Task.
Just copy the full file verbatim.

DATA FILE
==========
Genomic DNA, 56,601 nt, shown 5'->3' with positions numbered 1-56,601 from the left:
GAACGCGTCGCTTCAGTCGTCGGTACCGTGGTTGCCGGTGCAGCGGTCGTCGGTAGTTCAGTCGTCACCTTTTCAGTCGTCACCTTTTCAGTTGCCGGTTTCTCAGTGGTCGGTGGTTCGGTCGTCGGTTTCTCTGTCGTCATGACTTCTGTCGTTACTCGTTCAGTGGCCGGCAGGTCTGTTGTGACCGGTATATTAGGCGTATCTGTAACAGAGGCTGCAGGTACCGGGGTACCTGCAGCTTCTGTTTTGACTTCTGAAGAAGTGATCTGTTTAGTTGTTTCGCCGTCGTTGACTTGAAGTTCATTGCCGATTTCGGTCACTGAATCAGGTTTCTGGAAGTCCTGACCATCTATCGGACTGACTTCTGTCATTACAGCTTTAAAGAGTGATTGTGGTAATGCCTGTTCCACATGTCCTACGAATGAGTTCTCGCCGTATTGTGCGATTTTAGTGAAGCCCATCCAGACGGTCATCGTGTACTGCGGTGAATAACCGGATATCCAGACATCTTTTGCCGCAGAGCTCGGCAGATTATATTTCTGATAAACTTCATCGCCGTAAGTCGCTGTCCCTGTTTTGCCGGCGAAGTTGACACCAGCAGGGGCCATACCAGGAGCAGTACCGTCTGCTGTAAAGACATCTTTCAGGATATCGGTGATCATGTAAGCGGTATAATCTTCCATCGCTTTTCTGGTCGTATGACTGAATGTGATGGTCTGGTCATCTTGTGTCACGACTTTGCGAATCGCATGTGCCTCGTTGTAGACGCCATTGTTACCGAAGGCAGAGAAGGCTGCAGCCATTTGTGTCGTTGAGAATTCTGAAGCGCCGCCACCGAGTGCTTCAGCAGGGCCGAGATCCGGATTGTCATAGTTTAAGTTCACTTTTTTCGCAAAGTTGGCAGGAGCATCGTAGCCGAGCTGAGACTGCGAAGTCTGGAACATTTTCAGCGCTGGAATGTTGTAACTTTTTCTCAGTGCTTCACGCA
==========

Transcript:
Genomic DNA, 56,601 nt, shown 5'->3' with positions numbered 1-56,601 from the left:
GAACGCGTCGCTTCAGTCGTCGGTACCGTGGTTGCCGGTGCAGCGGTCGTCGGTAGTTCAGTCGTCACCTTTTCAGTCGTCACCTTTTCAGTTGCCGGTTTCTCAGTGGTCGGTGGTTCGGTCGTCGGTTTCTCTGTCGTCATGACTTCTGTCGTTACTCGTTCAGTGGCCGGCAGGTCTGTTGTGACCGGTATATTAGGCGTATCTGTAACAGAGGCTGCAGGTACCGGGGTACCTGCAGCTTCTGTTTTGACTTCTGAAGAAGTGATCTGTTTAGTTGTTTCGCCGTCGTTGACTTGAAGTTCATTGCCGATTTCGGTCACTGAATCAGGTTTCTGGAAGTCCTGACCATCTATCGGACTGACTTCTGTCATTACAGCTTTAAAGAGTGATTGTGGTAATGCCTGTTCCACATGTCCTACGAATGAGTTCTCGCCGTATTGTGCGATTTTAGTGAAGCCCATCCAGACGGTCATCGTGTACTGCGGTGAATAACCGGATATCCAGACATCTTTTGCCGCAGAGCTCGGCAGATTATATTTCTGATAAACTTCATCGCCGTAAGTCGCTGTCCCTGTTTTGCCGGCGAAGTTGACACCAGCAGGGGCCATACCAGGAGCAGTACCGTCTGCTGTAAAGACATCTTTCAGGATATCGGTGATCATGTAAGCGGTATAATCTTCCATCGCTTTTCTGGTCGTATGACTGAATGTGATGGTCTGGTCATCTTGTGTCACGACTTTGCGAATCGCATGTGCCTCGTTGTAGACGCCATTGTTACCGAAGGCAGAGAAGGCTGCAGCCATTTGTGTCGTTGAGAATTCTGAAGCGCCGCCACCGAGTGCTTCAGCAGGGCCGAGATCCGGATTGTCATAGTTTAAGTTCACTTTTTTCGCAAAGTTGGCAGGAGCATCGTAGCCGAGCTGAGACTGCGAAGTCTGGAACATTTTCAGCGCTGGAATGTTGTAACTTTTTCTCAGTGCTTCACGCA